Prevention for Pets and Livestock
Pets and livestock typically encounter many more ticks than people do. Because they have thick fur, ticks may take a while before biting a dog, cat or horse. If your pet comes into the house or barn before the tick is attached, ticks may latch onto you or other family members. Protecting horses (and other livestock) from ticks can be more challenging. They usually pick up ticks while grazing in overgrown pastures, next to woods, or while being ridden through tick-infested areas.
Treatment for some of these debilitating illness can be very costly and difficult for both you and your animals. Prevention is key!
- Conduct frequent tick checks on your animals: cats, dogs, horses and other livestock that can transport ticks from the outdoors into your home or barn where they can come into contact with other animals or people. Regular grooming of pets and horses after a walk outside through the woods or trails can help protect them and your family. Use the same precautions for removal of ticks on your animals as you would on humans.
- Consider using tick control medications and repellents for your animals to reduce their exposure to ticks. Vaccines are available for some pets against Lyme, however, there are varying opinions on its effectiveness. Speak to your veterinarian regarding the use of tick control, repellents and/or vaccines to determine what is most appropriate for your animals and situation.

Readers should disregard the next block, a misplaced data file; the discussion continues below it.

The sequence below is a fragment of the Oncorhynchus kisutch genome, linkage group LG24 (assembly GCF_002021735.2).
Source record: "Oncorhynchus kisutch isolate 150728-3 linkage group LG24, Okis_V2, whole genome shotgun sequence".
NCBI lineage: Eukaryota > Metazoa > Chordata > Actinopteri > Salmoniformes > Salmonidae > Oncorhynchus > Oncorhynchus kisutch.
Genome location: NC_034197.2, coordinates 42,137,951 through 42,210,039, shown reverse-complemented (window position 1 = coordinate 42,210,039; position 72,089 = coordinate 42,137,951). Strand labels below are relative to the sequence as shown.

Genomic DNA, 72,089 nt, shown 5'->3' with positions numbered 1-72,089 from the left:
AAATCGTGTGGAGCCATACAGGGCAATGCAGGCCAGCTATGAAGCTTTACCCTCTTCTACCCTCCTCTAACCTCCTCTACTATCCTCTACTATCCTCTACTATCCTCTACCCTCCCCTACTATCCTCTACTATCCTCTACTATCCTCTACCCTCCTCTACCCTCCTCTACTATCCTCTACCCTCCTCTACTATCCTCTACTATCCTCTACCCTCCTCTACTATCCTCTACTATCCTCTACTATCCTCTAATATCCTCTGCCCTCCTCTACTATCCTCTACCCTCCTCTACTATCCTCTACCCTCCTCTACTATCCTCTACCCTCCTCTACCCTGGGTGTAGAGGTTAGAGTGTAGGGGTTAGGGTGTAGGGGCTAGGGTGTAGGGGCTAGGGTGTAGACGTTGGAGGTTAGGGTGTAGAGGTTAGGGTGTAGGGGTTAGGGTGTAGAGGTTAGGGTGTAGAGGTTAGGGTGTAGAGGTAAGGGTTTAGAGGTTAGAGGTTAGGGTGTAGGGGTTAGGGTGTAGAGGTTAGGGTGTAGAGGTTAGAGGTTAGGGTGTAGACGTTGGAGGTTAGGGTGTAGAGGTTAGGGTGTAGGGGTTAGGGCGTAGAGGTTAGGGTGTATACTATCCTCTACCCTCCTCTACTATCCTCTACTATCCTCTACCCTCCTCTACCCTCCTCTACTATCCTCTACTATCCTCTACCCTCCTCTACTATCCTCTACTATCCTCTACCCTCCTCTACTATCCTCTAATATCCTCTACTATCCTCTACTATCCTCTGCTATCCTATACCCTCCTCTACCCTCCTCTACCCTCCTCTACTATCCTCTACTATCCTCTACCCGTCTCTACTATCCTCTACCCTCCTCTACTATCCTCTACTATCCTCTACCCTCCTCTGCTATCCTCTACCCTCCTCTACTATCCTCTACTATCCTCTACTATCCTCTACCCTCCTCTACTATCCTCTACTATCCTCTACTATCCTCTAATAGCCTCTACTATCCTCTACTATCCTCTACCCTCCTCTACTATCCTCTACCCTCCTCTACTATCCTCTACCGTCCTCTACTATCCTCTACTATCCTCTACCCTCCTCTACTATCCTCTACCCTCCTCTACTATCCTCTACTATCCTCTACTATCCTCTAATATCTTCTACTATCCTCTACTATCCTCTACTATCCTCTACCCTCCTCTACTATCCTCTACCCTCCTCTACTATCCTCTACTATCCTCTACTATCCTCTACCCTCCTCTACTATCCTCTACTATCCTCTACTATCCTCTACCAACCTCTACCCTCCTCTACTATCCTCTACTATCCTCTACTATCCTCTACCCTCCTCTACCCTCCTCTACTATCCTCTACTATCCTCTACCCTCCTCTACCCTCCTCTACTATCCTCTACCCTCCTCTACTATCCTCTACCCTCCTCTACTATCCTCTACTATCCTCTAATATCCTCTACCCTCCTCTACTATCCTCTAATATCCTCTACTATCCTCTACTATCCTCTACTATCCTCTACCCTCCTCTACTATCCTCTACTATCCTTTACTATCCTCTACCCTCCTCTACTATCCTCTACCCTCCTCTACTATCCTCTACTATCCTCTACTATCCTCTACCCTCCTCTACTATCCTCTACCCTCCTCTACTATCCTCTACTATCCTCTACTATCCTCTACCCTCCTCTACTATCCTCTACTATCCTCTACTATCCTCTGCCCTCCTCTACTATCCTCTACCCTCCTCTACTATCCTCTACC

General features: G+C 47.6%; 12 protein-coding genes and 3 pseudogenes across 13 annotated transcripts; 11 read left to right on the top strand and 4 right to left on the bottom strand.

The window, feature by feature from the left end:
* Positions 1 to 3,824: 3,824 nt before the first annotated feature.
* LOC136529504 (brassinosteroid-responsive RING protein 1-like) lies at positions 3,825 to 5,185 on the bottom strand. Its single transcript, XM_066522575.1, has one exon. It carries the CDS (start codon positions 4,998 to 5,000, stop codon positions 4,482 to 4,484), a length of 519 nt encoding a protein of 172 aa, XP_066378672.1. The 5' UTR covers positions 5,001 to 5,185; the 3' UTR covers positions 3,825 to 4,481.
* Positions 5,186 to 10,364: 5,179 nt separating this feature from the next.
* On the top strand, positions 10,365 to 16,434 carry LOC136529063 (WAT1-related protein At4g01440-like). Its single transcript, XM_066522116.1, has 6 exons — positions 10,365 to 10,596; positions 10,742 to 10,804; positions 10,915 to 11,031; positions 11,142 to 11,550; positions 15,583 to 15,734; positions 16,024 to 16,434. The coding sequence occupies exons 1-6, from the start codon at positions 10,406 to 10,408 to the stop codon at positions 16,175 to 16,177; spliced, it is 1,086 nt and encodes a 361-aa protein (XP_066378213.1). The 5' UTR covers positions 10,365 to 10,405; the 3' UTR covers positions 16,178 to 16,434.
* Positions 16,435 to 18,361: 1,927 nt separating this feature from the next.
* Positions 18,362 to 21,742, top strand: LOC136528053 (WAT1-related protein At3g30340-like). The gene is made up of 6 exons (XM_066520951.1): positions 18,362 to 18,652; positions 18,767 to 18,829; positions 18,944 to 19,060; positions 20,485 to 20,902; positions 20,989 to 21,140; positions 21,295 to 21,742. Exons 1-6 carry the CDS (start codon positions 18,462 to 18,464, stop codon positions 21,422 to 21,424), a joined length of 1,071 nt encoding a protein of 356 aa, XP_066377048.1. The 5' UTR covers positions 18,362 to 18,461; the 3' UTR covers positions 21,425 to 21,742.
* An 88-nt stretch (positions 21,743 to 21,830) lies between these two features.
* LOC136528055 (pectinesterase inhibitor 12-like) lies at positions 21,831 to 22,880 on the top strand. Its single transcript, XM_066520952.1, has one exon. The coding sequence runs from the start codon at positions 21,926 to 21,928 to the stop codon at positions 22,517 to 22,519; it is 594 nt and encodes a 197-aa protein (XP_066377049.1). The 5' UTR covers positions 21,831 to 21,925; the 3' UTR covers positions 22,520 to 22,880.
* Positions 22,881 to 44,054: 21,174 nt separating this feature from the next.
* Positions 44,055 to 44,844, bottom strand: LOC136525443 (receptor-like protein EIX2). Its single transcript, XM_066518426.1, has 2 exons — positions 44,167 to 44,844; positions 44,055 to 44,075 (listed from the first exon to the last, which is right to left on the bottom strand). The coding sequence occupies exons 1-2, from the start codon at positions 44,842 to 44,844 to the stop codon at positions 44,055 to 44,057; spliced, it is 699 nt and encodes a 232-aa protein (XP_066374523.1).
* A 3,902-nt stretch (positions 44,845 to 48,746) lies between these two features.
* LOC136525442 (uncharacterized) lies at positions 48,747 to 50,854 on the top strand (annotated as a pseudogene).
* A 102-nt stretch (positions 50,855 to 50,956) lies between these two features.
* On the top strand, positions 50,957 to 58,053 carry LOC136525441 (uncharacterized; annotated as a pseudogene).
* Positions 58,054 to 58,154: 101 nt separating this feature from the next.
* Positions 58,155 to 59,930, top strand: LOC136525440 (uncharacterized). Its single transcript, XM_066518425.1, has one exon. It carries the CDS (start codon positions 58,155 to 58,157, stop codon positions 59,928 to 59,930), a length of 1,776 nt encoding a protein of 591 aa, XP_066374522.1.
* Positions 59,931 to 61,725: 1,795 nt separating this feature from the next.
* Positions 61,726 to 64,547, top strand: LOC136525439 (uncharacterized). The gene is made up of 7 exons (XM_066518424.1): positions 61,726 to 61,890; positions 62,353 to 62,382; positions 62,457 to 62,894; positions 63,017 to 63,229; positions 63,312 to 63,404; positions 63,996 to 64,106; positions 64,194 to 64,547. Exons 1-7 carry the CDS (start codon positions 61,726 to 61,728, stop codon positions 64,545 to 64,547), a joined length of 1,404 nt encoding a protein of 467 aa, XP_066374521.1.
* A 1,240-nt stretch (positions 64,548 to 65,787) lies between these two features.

- Permethrin is an insecticide that can be safely applied to clothing or gear. It should never be applied to skin. Permethrin treated collars, shirts and blankets are also available for dogs and horses, however these products should never be used on cats!
- Limit exposure to tick infested areas through pasture management, yard management, rodent control and containment practices for your animals.
The Companion Animal Parasite Council maintains a database of parasite prevalence within the United States for three tick-borne diseases. You may view the number of cases found in canines (Lyme, Anaplasmosis and Ehrlichiosis) by state and county throughout the US. These prevalence maps show cases of these tick-borne diseases increasing since 2012 in Colorado and nationwide. CAPC is also an excellent resource regarding tick-borne diseases and pets.
Additional resources for pets and livestock can be found on our prevention page.
Products and services for prevention are available from many of our Community Partners.